Solitary confinement cellThe following roundup features noteworthy news, reports and opinions on solitary confinement from the past week that have not been covered in other Solitary Watch posts.

• Lance Tapley of The Portland Phoenix provides readers with a look inside Maine State Prison’s Special Management Unit, which he describes as “a physical manifestation of the banality of evil.”

• In a must-read story reporting on the abuse of isolation in U.S. prisons, GQ states that “[s]olitary confinement has become the United States’ next great human-rights scandal.”

• In a segment featured on Katie, Katie Couric talks with death row exoneree Anthony Graves about his 18 years time on Texas’ death row, 12 of which he spent in solitary confinement.

AlterNet reports on sentences to solitary confinement in the state of California, where people are held in prolonged isolation for months, years, even decades, writing that “the only evidence needed to get someone thrown in solitary is a tattoo, letter, photo or piece of political material.”

• The American Public Health Association (APHA) adopts a new policy statement opposing solitary confinement, asking corrections officials to “discontinue solitary confinement as a punishment and to create alternatives for prisoners living with mental and chronic illness.”

• In The Atlantic, Andrew Cohen reports on a hearing held by the Senate Judiciary Committee on “oversight” of the federal Bureau of Prisons. The senators posed a few tepid questions on solitary confinement to BOP chief Charles Samuels, but nothing in the way of “true accountability and transparency,” Cohen writes.

• According to Jeff Kaye, writing for Firedoglake’s “The Dissenter,” A task force of medical, legal, and ethics experts has denounced portions of the Army Field Manual on interrogations as abusive and torturous. These promote the use of prolonged solitary confinement, along with sensory deprivation, sleep deprivation, “dietary and environmental manipulation,” and “the exploitation of fear.”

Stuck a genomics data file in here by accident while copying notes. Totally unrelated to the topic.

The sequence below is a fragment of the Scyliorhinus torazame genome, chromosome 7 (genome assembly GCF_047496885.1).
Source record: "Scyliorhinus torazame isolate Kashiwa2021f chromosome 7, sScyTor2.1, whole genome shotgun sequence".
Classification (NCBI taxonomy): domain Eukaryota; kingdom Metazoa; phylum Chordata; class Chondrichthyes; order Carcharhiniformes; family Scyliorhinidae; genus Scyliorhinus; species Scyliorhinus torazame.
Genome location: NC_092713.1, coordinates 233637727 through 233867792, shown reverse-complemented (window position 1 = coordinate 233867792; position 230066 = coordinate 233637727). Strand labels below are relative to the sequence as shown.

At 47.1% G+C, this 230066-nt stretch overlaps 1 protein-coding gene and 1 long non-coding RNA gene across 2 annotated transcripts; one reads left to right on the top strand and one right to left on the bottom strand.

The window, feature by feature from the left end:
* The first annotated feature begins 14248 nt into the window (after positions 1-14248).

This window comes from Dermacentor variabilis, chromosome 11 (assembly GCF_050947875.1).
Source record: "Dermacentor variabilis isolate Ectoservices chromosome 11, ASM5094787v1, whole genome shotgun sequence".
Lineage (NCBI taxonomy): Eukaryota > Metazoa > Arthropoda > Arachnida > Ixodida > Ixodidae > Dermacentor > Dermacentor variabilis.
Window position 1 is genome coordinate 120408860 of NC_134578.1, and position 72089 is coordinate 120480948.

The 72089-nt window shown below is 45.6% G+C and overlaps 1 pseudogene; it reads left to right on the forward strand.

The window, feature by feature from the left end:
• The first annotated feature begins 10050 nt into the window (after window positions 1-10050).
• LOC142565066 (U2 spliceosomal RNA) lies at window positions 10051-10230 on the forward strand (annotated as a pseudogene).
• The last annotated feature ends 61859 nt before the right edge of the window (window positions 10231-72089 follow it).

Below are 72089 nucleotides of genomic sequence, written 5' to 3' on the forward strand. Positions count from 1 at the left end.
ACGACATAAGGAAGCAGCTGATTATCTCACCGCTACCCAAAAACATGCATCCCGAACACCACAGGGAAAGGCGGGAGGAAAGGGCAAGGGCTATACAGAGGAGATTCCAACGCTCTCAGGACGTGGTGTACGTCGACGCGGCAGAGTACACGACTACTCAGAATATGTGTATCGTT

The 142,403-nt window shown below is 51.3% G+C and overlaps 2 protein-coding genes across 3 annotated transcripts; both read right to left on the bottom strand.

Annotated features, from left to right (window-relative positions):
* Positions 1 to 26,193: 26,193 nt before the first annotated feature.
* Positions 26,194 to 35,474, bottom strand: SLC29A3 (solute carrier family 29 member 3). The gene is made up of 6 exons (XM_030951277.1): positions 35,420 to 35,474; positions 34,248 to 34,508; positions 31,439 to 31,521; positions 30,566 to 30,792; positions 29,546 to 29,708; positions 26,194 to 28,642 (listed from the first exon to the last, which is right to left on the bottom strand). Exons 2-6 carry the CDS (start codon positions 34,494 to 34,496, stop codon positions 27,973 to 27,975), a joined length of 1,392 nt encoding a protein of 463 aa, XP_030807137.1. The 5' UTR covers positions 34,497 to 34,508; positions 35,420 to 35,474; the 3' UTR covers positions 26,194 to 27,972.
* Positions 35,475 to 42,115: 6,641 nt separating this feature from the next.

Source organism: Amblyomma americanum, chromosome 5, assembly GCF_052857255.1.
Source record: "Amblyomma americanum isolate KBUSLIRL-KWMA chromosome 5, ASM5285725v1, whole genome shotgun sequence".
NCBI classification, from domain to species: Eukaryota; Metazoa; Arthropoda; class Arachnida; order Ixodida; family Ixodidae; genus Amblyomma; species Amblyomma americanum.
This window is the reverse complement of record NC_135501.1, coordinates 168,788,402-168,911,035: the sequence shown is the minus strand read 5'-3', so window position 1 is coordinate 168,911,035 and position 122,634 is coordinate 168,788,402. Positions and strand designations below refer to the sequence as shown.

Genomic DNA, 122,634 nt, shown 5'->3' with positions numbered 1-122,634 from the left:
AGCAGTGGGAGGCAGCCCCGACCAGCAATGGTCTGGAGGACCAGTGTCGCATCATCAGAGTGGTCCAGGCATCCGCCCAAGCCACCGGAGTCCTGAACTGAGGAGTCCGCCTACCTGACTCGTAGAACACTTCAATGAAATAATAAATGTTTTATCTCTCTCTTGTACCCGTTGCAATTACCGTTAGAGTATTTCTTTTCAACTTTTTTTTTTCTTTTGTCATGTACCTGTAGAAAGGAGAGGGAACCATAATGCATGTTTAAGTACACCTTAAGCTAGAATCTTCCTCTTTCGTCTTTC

• The Los Angeles Times offers a profile of a formerly incarcerated Berkeley student struggling with a long-term–and possibly permanent–effects of spending eight years in solitary confinement.

Live from Lockdown–a site that publishes “authentic & uncensored voices from inside maximum security & supermax prisons & control units”–sends a message about what’s really happening with regard to soltiary confinement inside federal prisons:

@lockdownlive  Comrades are happy 2 hear of talk around #solitary but are quick 2 point out- inside it appears no one cares & things are getting worse

@lockdownlive  For example, in all the real deal fed spots, not Camp Cupcake, #solitary aint solitary any more

@lockdownlive  Now picture 2 and 3 people in a 5 x 9 cell 23 hours or more a day, yea we might be out of #solitary but shit aint get better

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